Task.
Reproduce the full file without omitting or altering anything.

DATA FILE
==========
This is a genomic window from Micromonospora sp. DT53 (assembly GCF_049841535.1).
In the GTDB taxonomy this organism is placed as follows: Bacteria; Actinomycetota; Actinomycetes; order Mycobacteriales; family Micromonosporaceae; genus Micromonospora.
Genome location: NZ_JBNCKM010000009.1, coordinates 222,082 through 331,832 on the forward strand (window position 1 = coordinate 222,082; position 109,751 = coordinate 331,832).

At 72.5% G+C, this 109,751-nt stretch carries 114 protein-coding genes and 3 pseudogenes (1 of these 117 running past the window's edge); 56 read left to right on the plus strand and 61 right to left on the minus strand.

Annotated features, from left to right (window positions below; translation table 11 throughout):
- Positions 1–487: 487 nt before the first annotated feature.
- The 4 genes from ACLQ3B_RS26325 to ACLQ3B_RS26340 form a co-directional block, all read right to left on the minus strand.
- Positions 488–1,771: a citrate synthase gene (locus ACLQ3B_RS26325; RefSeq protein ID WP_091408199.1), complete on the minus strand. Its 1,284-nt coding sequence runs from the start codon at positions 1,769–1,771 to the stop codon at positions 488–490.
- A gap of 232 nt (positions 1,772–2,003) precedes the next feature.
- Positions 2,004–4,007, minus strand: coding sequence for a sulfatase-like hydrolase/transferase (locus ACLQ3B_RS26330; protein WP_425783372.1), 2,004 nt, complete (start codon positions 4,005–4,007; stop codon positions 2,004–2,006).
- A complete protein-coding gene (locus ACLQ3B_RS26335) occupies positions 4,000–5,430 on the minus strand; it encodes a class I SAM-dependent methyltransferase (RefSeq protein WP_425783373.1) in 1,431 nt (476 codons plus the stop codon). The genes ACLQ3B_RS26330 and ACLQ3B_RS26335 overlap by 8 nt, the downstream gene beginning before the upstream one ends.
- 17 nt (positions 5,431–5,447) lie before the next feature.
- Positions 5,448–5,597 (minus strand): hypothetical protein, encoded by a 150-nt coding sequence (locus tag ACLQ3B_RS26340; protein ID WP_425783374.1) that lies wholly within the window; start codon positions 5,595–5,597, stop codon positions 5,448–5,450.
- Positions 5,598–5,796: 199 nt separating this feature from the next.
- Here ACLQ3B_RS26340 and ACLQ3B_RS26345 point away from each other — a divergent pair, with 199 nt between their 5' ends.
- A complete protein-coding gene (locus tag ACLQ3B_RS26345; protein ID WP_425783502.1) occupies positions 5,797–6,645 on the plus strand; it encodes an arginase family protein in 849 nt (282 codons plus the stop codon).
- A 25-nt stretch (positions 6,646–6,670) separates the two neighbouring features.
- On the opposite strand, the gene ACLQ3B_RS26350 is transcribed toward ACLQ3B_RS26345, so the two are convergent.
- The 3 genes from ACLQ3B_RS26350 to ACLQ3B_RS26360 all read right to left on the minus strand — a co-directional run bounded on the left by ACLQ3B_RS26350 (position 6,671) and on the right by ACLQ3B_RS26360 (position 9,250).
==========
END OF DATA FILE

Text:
This is a genomic window from Micromonospora sp. DT53 (assembly GCF_049841535.1).
In the GTDB taxonomy this organism is placed as follows: Bacteria; Actinomycetota; Actinomycetes; order Mycobacteriales; family Micromonosporaceae; genus Micromonospora.
Genome location: NZ_JBNCKM010000009.1, coordinates 222,082 through 331,832 on the forward strand (window position 1 = coordinate 222,082; position 109,751 = coordinate 331,832).

At 72.5% G+C, this 109,751-nt stretch carries 114 protein-coding genes and 3 pseudogenes (1 of these 117 running past the window's edge); 56 read left to right on the plus strand and 61 right to left on the minus strand.

Annotated features, from left to right (window positions below; translation table 11 throughout):
- Positions 1–487: 487 nt before the first annotated feature.
- The 4 genes from ACLQ3B_RS26325 to ACLQ3B_RS26340 form a co-directional block, all read right to left on the minus strand.
- Positions 488–1,771: a citrate synthase gene (locus ACLQ3B_RS26325; RefSeq protein ID WP_091408199.1), complete on the minus strand. Its 1,284-nt coding sequence runs from the start codon at positions 1,769–1,771 to the stop codon at positions 488–490.
- A gap of 232 nt (positions 1,772–2,003) precedes the next feature.
- Positions 2,004–4,007, minus strand: coding sequence for a sulfatase-like hydrolase/transferase (locus ACLQ3B_RS26330; protein WP_425783372.1), 2,004 nt, complete (start codon positions 4,005–4,007; stop codon positions 2,004–2,006).
- A complete protein-coding gene (locus ACLQ3B_RS26335) occupies positions 4,000–5,430 on the minus strand; it encodes a class I SAM-dependent methyltransferase (RefSeq protein WP_425783373.1) in 1,431 nt (476 codons plus the stop codon). The genes ACLQ3B_RS26330 and ACLQ3B_RS26335 overlap by 8 nt, the downstream gene beginning before the upstream one ends.
- 17 nt (positions 5,431–5,447) lie before the next feature.
- Positions 5,448–5,597 (minus strand): hypothetical protein, encoded by a 150-nt coding sequence (locus tag ACLQ3B_RS26340; protein ID WP_425783374.1) that lies wholly within the window; start codon positions 5,595–5,597, stop codon positions 5,448–5,450.
- Positions 5,598–5,796: 199 nt separating this feature from the next.
- Here ACLQ3B_RS26340 and ACLQ3B_RS26345 point away from each other — a divergent pair, with 199 nt between their 5' ends.
- A complete protein-coding gene (locus tag ACLQ3B_RS26345; protein ID WP_425783502.1) occupies positions 5,797–6,645 on the plus strand; it encodes an arginase family protein in 849 nt (282 codons plus the stop codon).
- A 25-nt stretch (positions 6,646–6,670) separates the two neighbouring features.
- On the opposite strand, the gene ACLQ3B_RS26350 is transcribed toward ACLQ3B_RS26345, so the two are convergent.
- The 3 genes from ACLQ3B_RS26350 to ACLQ3B_RS26360 all read right to left on the minus strand — a co-directional run bounded on the left by ACLQ3B_RS26350 (position 6,671) and on the right by ACLQ3B_RS26360 (position 9,250).